Industrial reactions

In general, NOx levels have been falling for years; according to the Federal Environment Agency, NOx emissions in Germany fell by 58% from 2,892 million to 1,217 million tonnes between 1990 and 2016. Nevertheless, further tightening of the limit values is being discussed in order to reduce nitrogen oxide emissions even more. For example, the requirements published by the EU in the Best Available Techniques Reference Documents (BREF) for NOx emissions for large combustion plants powered using natural gas are becoming more stringent, and state that emissions should be below 30 mg/Nm3 (daily average at 3% O2) by 2021. The current limit value (13th Ordinance for the Implementation of the German Federal Emissions Control Act [BlmSchV]) is 100 mg/Nm3. The industry is currently following such debates closely and is adapting accordingly since lower limit values in the future will not only affect power plant engineering but also high-tech sectors such as the semiconductor industry. After all, nitrogen oxides are released even in “clean” industrial sectors.

Nm3 … Standard cubic meter, a volume unit for gases with reference to defined ambient conditions.

Nitrogen oxides from cleanrooms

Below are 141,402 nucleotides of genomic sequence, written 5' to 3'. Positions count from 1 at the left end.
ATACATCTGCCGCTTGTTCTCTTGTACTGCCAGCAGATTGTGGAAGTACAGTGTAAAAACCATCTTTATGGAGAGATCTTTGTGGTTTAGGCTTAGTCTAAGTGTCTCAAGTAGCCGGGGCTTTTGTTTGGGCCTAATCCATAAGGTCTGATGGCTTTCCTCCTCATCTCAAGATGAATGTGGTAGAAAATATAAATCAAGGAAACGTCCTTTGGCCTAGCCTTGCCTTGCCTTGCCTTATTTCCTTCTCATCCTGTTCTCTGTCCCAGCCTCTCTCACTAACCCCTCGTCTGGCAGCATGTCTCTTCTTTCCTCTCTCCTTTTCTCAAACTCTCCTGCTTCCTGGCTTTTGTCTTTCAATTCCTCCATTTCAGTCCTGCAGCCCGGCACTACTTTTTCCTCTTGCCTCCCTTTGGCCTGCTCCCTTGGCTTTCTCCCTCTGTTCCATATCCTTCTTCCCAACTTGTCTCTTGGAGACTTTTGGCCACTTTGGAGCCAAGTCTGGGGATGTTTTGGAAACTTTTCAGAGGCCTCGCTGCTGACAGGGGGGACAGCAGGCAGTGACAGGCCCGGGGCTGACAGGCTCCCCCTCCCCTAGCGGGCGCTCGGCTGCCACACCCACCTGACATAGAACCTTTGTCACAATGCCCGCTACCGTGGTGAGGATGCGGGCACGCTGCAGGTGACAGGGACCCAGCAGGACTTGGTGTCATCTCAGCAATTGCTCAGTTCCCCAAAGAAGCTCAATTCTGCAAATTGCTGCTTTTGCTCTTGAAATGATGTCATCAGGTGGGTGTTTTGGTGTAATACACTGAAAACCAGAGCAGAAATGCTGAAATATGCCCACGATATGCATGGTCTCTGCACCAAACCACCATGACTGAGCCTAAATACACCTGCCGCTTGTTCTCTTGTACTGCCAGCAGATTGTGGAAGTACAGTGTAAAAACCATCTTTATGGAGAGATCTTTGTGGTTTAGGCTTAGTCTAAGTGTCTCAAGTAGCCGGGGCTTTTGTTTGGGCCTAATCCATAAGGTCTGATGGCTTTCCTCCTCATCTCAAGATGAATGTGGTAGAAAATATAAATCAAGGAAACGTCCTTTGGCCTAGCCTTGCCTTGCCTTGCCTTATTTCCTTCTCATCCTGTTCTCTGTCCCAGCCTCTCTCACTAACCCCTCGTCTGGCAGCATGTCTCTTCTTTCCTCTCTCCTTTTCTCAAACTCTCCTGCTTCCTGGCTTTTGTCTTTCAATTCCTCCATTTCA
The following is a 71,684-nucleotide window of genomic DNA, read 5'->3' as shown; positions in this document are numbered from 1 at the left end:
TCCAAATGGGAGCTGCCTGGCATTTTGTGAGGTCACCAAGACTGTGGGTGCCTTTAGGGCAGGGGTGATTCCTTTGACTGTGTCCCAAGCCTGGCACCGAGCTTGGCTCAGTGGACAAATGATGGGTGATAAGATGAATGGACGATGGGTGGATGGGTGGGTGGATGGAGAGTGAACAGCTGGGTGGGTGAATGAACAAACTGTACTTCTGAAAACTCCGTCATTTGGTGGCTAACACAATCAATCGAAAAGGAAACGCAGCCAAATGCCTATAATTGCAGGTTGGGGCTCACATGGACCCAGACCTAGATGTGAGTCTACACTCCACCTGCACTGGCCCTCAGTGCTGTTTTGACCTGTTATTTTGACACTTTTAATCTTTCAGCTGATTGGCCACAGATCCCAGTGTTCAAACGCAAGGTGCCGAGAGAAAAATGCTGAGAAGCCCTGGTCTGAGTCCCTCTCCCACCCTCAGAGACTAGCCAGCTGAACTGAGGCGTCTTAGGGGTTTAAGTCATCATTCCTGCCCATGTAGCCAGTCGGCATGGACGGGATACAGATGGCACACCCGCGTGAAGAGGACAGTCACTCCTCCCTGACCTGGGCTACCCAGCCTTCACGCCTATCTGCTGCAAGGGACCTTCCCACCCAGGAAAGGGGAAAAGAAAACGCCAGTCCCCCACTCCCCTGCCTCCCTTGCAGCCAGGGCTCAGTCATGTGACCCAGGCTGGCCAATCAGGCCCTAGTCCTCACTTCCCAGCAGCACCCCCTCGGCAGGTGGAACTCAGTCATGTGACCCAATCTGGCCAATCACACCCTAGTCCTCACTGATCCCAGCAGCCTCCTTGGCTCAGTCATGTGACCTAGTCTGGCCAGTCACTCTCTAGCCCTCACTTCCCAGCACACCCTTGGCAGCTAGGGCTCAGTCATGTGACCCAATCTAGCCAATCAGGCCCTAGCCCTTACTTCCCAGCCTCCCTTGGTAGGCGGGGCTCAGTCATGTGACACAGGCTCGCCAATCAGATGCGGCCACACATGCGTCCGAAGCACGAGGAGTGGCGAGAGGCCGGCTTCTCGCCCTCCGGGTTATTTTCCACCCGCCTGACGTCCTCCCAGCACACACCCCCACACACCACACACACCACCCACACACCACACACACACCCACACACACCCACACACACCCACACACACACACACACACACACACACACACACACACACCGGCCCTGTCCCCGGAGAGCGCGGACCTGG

Protecting the environment and health has always been a concern of high-tech industries. All companies work to continuously improve their processes wherever possible and necessary. For example, with the support of modern disposal technology, this sector has recently ended the release of substances harmful to the climate. Today, environmental specialists at DAS EE GmbH are working on solutions to reduce nitrogen oxides emitted in factory exhaust gases in the future. Nitrogen oxide is generally used as a protective gas as it is extremely inert under normal conditions, although at higher temperatures, thermal NOx can form. As shown in figure 1, this primarily affects point-of-use incineration plants which are used to remove perfluorocarbons following etch processes. The temperatures required in the reactor to break down PFCs promote the formation of NOx as a subsidiary effect. Moreover, in the semiconductor industry, nitrogen compounds are needed to separate nitride layers, for example. Nitrous oxide is normally used to form oxynitride layers in CVD processes. Nitrogen trifluoride (NF3) is not only used in microelectronic manufacturing but also in the production of thin-film screens and thin-film solar cells for cleaning CVD chambers, and ammonia (NH3) is additionally used for the production of crystalline silicon solar cells. The residues of the nitrogenous compounds alluded to, which have not reacted, are generally disposed of thermally with other process gases and, as such, are classed as a source of nitrogen oxide emissions which form based on the fuel NOx mechanism.